Wavelength: Reimagining Music Venues


Music venues are more than just a room with a stage. They are community centres, cultural incubators, economic drivers, and vessels for our collective memory. As demonstrated in Wavelength artistic director and project co-lead Jonny Dovercourt’s 2020 book Any Night of the Week: A D.I.Y. History of Toronto Music 1957-2001, clusters of small music venues incubate original emerging artists, becoming the leading edge of musical movements, and changing the urban fabric of the city, as seen in Yorkville in the 1960s, and Queen West in the ‘80s and ‘90s.

Yet music venues can also be inequitable, exclusionary, and unhealthy. Few are owned or operated by BIPOC entrepreneurs. Access to coveted performance stages is often given to privileged genres and communities. And venues’ economic dependence on alcohol sales can create an environment with negative consequences for mental health and addiction.

Live music venues in major cities such as Toronto were already facing existential threats prior to COVID-19: gentrification, rising rents, development pressures, dwindling audiences, and the urban exodus of the artists they serve. Many venues have closed their doors permanently under the pandemic. Though the vaccine rollout means an end to the crisis may be in sight, there is an opportunity for a “Great Reset” within the live music venue ecology as well.

Image Credits: Wavelength Music; DESIIRE


Project Description

This research project will explore new models for the organization, operation and programming of Ontario music venues, in order to make them more sustainable and equitable. These spaces may need to be re-envisioned as a public good, on a par with parks or museums – and may need to better incorporate outdoor public space. As the live music sector is large and diverse, the focus will be narrowed to discuss small (under 300 person capacity) venues that primarily support new and emerging artists in Toronto and other Ontario cities, while finding the commonalities between these spaces across a wide range of genres, communities and backgrounds. Stakeholder interviews will be held with Toronto and Ontario-based artists, venue operators, and DIY presenters, as well as with their international peers, while data analysis will examine long-term trends in elements ranging from genre programming and representation to audience behaviour and geographical distribution.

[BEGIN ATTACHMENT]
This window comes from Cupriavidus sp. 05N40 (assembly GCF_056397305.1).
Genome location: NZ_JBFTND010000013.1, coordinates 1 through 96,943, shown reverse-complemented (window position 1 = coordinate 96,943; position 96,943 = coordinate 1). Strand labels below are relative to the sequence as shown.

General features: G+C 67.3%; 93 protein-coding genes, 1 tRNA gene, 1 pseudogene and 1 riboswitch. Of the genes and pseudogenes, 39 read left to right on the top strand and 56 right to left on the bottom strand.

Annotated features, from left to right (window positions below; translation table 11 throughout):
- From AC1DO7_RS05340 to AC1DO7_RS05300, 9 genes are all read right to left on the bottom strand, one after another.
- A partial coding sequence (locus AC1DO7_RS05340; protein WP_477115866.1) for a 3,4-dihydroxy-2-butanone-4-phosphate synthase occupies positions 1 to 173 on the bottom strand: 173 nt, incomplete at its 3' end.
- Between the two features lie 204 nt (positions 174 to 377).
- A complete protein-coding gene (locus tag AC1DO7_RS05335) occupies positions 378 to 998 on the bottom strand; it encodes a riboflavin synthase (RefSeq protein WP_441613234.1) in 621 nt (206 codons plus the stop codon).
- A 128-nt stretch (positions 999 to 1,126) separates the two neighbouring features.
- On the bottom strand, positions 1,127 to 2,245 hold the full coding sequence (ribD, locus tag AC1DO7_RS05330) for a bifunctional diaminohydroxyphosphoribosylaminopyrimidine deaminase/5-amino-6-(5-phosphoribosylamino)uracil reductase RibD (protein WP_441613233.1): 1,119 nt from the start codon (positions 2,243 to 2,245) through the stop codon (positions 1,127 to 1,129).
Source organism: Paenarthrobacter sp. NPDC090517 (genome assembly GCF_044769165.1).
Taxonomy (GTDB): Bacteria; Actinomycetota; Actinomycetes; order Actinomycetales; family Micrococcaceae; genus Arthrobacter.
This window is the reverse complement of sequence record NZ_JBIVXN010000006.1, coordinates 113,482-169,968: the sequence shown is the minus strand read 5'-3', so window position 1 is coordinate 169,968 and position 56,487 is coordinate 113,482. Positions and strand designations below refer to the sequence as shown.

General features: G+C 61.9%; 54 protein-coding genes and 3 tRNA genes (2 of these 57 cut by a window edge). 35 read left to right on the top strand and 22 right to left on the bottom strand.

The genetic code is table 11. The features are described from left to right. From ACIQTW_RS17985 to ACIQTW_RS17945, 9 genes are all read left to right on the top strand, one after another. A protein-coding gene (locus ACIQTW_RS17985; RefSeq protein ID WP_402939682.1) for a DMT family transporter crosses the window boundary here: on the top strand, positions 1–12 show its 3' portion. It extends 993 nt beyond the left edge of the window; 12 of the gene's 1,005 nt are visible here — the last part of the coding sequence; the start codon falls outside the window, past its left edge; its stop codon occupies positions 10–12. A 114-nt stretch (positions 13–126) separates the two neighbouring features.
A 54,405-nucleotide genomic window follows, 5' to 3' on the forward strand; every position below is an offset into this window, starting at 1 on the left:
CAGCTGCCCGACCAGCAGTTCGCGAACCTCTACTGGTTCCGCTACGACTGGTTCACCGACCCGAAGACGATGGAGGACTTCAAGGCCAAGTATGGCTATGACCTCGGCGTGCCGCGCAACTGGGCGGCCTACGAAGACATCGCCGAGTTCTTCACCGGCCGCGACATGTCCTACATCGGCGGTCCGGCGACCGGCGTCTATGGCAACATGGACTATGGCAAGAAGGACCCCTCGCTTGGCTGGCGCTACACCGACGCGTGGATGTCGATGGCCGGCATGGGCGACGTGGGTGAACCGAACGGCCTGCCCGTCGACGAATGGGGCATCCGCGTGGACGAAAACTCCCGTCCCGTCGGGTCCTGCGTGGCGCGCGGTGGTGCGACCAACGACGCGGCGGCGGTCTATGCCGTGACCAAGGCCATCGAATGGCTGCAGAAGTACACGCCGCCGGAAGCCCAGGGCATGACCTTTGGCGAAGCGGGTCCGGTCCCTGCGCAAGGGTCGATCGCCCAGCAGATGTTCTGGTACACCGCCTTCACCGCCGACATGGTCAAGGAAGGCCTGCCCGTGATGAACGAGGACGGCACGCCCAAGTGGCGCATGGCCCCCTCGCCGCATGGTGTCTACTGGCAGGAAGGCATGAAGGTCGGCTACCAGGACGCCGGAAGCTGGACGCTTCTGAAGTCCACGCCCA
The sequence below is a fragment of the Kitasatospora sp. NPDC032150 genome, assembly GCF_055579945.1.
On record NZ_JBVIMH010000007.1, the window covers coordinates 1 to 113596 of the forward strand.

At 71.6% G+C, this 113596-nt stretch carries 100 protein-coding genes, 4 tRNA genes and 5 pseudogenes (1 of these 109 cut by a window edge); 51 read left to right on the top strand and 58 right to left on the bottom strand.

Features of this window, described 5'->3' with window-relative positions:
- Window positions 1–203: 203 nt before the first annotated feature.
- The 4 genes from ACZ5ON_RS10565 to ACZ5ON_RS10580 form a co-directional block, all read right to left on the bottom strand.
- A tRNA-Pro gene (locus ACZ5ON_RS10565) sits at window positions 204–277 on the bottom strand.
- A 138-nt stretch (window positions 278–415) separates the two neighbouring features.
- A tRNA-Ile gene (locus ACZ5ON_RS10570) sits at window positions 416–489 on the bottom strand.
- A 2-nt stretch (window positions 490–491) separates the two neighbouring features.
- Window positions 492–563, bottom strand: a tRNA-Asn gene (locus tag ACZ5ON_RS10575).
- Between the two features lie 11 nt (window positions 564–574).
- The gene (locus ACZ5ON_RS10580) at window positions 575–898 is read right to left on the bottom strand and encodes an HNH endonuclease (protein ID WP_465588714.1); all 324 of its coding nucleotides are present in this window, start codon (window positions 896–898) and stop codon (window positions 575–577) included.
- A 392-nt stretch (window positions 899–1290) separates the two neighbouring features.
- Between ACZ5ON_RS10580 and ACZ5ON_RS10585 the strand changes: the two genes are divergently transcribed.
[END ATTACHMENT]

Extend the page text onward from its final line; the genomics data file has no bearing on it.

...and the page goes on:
This research project will use Toronto and Ontario as case studies and targets for recommendations, but will be applicable to other regions and countries, showing that this province is a global leader in the creative industries. The result of this research will be a detailed report. Potential beneficiaries include: municipalities across the province (as well as nationally and internationally), property owners and developers, for-profit and non-for-profit concert presenters, existing venue owners/operators, and aspiring DIY organizers and artists.


In this project, the Client expects the team to design the following: 

The Reimagining Music Venues initiative is anticipated to consist of three phases: (1) research, (2) case studies, and (3) designing new models. It is anticipated that students will support the research, case studies, and design elements through their studio work.

  1. Research Students will conduct research to establish an inventory and mapping of existing small Ontario music venues (under 300 capacity). Through a combination of literature reviews, secondary research, online surveys, and stakeholder interviews, students will assist the project leads in determining the following:
    • Analysis of pre-COVID musical genre programming, diversity and representation
    • Breakdown of existing business models, eg. for-profit vs. not-for-profit, dependence on earned revenue sources such as alcohol sales, pre-COVID access to public funding
    • Admission or exclusion of all-ages audience members  
    • Qualitative value of small venues to artists and presenters
    • Success in accessing COVID relief and recovery funds
    • Identification of strengths and weaknesses of existing models, in consideration of current post-COVID reopening plans
  2. Case Studies The project will identify 2-3 existing small music venues with alternative business models, potentially located outside the City of Toronto, which can serve as case studies for more equitable and sustainable avenues for venue operations. Examples could include DIY (do-it-yourself) spaces that have successfully reinvented themselves as non-profit multi-arts centres, performance spaces based in post-secondary institutions, or spaces gifted to arts groups and music companies by municipalities with the aim of establishing a community-accessible cultural space.
  3. Design of New Models Students will prepare conceptual designs, to establish 2-3 new models for sustainable, equitable music venue operation, potentially following a community land trust (CLT) framework or other not-for-profit structure. Students may propose a possible pilot project that could be adopted by a municipality such as the City of Toronto.